Blaming the ‘Liberal-Left’

Vice President Joe Biden (Chip Somodevilla/Getty Images)

Vice President Joe Biden (Chip Somodevilla/Getty Images)

Vice President Joe Biden used his appearance at the recent J Street Gala to voice the Obama administration’s frustration with Israeli Prime Minister Benjamin Netanyahu

That was not news to anyone who has followed U.S.-Israeli relations during the Obama years. Nor is it a secret that the administration believes that “the present course Israel’s on is not one that’s likely to secure its existence as a Jewish, democratic state,” as Biden put it.

But what the vice president said in the next breath is vital: “We have to make sure that [secure existence] happens.” And later in his remarks, he said: “We are Israel’s maybe not-only friend, but only absolutely certain friend.”

Biden’s same message of warning and support was derided at the AIPAC Policy Conference in March. It was warmly received by the J Street audience, whose organization is pushing for an end to an Israeli presence in the West Bank.

Many on the Jewish right demonize J Street as Israel haters and self-hating Jews. Right-wing commentator Daniel Pipes took a more nuanced approach in a recent analysis of changes in support of Israel: “Jewish support for Israel has weakened primarily because Jews are solidly on the liberal-left of the political spectrum (these days symbolized by Bernie Sanders), the side most critical of Israel,” he wrote. “From Israel’s point of view, the fact that American Jews are losing their ardor for Israel is a distinct loss. But it is made up for by American conservative support for the Jewish state.”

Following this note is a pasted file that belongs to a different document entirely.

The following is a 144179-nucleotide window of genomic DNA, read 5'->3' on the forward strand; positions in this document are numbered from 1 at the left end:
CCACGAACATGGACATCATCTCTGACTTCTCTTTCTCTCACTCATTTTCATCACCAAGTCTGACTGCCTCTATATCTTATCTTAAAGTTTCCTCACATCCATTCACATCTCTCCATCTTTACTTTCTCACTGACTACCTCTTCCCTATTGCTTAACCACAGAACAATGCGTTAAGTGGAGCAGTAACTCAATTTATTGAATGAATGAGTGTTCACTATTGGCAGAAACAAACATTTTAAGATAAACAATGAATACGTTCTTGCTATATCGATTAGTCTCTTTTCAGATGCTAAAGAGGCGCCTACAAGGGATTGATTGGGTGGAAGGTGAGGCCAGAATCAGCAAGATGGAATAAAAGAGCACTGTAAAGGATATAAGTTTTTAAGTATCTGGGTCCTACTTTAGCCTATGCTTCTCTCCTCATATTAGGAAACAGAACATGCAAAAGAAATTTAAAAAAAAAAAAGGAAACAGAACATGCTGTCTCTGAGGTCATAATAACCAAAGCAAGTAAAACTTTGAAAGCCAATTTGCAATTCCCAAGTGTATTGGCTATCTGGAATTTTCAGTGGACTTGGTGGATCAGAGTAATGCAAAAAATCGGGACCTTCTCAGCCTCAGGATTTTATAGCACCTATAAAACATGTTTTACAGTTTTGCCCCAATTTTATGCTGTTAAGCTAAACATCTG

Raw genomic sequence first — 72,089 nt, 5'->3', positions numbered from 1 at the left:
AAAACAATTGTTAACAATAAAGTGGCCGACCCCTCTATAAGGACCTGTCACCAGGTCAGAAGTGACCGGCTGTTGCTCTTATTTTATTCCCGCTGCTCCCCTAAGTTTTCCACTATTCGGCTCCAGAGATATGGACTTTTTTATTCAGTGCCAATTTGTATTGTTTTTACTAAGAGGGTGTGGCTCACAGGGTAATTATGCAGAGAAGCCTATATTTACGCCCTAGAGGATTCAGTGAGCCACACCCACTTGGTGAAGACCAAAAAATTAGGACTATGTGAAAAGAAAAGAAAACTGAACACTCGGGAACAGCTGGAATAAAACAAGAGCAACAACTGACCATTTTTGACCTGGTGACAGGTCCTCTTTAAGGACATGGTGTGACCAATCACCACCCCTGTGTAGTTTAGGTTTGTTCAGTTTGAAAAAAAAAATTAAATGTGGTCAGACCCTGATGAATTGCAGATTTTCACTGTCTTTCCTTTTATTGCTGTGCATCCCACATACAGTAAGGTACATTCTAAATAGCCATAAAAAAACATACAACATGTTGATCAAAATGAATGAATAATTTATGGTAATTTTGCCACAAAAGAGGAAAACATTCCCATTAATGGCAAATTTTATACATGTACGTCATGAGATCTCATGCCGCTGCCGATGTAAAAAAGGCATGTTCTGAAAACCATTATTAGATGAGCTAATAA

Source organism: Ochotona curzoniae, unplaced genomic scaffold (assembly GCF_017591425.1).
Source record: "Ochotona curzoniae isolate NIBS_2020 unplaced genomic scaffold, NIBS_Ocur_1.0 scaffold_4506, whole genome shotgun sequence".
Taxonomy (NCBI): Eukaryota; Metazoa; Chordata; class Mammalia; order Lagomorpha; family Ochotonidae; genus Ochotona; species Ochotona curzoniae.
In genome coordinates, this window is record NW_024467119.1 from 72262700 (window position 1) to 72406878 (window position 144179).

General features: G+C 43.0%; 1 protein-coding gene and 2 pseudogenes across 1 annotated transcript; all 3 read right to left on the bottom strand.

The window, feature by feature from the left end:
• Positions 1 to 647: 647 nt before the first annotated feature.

In other words, according to Pipes, liberal support is down, conservative support is up. Jewish support is down, Christian support is up.

Implicit in this argument is a conclusion that because liberal American Jews are not viscerally supportive of the Jewish state (a questionable assertion), their Judaism is lacking. But that is demonstrably not true. One can be a proud, committed and active Jew and still be critical of positions taken by the Israeli government. And one can be a strong, visceral supporter of Israel and be critical of various realities there.

That’s not to say that we back J Street’s point of view or their full-throated denunciations of Israel. We absolutely do not. In fact, we believe that in the dangerous reality in which the Jewish state exists, the last thing Israel needs from its allies — whether in the U.S. government or in the American-Jewish community — is tough love.

Nonetheless, as we near the end of Passover, a reminder of the time when we were given our identity as a people, attempts to exploit the divides in our community for political gain — a sin employed by both sides of the spectrum — must be called out as the cynical tools they are. Dividing the Jewish community into “friends of Israel” and “those for whom liberalism is a more important religion than Judaism” is not only wrong, it is dangerous.

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